Two Women (1960)

Like Bicycle Thieves over a decade earlier, Vittorio de Sica’s powerful and, at times, heart-wrenching drama Two Women explores the relationship between parent and child, and how far a parent will go to protect his or her family.

Sophia Loren gives a phenomenal performance, worthy of the Academy Award she won, with an emotional range and intensity I have never seen from her. Her acting flows from stern authority to bleak desparation with an authenticity that is difficult to achieve, yet she does so in a way that makes it look easy.

Granted, much of that is due to de Sica’s neorealistic filmmaking. Again, similar to Bicycle Thieves, we are given a snapshot of Italy at a specific time and place, rich with all the politics and people we would expect in that era. For a director so in control as de Sica certainly was, it sure doesn’t feel like it; there is nothing cinematic-feeling about this film, which really does place us in the midst of the action without hyper stylized techniques to distract from the narrative.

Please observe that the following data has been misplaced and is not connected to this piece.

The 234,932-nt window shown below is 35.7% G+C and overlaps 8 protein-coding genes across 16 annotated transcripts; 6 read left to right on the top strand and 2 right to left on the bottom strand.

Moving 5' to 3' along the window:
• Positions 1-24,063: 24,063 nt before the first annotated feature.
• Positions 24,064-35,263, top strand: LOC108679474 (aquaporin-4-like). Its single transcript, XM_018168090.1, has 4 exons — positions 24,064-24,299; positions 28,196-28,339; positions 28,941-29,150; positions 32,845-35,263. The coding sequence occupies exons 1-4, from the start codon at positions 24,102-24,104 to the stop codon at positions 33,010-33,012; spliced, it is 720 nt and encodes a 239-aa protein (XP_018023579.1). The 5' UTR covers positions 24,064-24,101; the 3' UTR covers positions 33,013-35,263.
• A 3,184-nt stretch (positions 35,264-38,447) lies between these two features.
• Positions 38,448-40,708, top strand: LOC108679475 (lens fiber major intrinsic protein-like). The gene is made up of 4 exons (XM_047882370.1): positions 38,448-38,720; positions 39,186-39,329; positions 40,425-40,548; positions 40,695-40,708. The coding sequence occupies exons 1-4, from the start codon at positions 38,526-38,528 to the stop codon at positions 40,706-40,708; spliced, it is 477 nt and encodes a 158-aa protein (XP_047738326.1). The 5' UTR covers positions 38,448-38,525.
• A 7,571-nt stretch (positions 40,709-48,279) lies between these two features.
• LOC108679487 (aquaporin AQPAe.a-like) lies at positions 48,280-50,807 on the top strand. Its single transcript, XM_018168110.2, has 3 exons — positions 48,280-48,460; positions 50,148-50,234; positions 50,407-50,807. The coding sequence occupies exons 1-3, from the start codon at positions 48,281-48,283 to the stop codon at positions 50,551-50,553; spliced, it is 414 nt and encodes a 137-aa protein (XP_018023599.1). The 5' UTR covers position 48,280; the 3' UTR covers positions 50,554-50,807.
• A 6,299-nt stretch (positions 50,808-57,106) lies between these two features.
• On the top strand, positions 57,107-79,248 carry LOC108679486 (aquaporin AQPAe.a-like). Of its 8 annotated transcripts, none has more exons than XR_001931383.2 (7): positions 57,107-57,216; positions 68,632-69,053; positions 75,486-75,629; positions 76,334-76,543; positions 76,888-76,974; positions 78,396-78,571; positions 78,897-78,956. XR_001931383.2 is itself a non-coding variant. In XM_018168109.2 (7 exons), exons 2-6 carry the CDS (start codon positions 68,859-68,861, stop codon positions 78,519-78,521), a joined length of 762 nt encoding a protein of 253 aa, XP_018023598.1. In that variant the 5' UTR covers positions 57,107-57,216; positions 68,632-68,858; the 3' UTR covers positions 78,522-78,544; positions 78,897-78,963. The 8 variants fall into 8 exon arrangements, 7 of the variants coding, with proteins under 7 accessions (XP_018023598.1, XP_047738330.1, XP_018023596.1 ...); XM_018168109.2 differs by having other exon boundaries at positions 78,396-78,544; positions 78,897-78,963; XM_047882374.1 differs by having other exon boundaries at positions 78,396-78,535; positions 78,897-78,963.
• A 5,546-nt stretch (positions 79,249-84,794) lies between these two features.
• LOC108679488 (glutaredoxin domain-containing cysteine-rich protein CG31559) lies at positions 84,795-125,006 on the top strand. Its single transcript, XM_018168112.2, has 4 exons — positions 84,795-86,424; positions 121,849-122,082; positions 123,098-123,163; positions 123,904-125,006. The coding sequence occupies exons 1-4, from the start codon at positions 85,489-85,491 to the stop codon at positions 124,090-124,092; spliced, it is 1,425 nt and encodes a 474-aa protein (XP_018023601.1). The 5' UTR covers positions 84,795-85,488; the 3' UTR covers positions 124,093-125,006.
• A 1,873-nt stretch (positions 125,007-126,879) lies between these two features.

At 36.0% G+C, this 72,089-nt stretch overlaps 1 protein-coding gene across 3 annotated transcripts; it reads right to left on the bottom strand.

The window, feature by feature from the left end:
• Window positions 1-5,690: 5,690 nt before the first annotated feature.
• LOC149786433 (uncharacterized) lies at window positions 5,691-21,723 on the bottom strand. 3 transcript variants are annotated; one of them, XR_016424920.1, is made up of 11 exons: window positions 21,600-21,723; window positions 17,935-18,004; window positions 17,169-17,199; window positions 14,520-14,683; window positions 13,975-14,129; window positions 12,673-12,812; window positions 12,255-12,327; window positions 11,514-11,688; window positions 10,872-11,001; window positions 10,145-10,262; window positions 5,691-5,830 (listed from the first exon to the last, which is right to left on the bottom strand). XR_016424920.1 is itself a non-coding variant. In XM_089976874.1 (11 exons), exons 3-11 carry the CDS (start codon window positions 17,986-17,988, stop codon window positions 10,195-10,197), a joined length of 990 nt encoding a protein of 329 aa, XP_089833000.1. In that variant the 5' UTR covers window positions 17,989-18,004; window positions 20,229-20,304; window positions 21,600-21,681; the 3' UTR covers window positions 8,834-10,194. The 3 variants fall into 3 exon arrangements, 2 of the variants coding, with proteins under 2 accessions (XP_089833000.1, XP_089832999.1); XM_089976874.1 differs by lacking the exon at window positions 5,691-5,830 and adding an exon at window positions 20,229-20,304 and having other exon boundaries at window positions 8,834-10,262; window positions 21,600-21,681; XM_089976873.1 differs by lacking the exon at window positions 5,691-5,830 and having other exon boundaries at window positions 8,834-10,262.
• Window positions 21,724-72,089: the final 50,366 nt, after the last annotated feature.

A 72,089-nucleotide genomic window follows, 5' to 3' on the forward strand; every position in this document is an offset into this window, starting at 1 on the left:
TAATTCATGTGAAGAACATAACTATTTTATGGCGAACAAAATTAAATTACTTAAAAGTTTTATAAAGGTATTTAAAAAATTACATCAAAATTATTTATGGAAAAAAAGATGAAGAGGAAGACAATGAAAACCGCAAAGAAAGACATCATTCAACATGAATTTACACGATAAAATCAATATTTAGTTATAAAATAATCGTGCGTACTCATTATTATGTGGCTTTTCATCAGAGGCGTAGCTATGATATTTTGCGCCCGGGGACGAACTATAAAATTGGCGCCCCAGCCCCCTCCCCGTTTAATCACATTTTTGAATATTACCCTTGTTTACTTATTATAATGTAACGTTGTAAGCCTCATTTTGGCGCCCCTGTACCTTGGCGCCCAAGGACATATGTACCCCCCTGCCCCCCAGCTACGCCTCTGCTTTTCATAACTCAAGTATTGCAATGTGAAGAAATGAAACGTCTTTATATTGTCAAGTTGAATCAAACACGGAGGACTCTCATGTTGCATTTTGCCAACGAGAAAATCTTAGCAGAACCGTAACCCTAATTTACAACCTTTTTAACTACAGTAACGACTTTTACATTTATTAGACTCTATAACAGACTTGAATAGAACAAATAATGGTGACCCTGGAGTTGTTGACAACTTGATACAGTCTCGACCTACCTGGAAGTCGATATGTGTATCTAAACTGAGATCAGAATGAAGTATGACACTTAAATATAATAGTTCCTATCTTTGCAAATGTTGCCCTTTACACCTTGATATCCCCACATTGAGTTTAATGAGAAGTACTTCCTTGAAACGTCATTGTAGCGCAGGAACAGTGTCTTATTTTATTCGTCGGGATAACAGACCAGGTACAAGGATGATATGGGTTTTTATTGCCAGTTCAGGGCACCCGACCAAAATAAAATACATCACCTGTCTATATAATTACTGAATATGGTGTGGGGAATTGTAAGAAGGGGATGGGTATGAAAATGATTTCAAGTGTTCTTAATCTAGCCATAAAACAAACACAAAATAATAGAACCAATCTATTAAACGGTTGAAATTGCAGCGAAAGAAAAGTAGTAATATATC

This subdued method of filmic enunciation makes the characters that much more accessible. When tragedy befalls the three leads, Jean-Paul Belmondo, Sophia Loren, and her daughter, we are truly heartbroken; we shared in these experiences with them, and we share their pain.

De Sica’s masterpiece Two Women takes audiences through all the cruelty and pain of war, and meets it with the strength humanity embodies even in the face of desperation. This is a wonderful film that illustrates the power of love and family when all else is lost.

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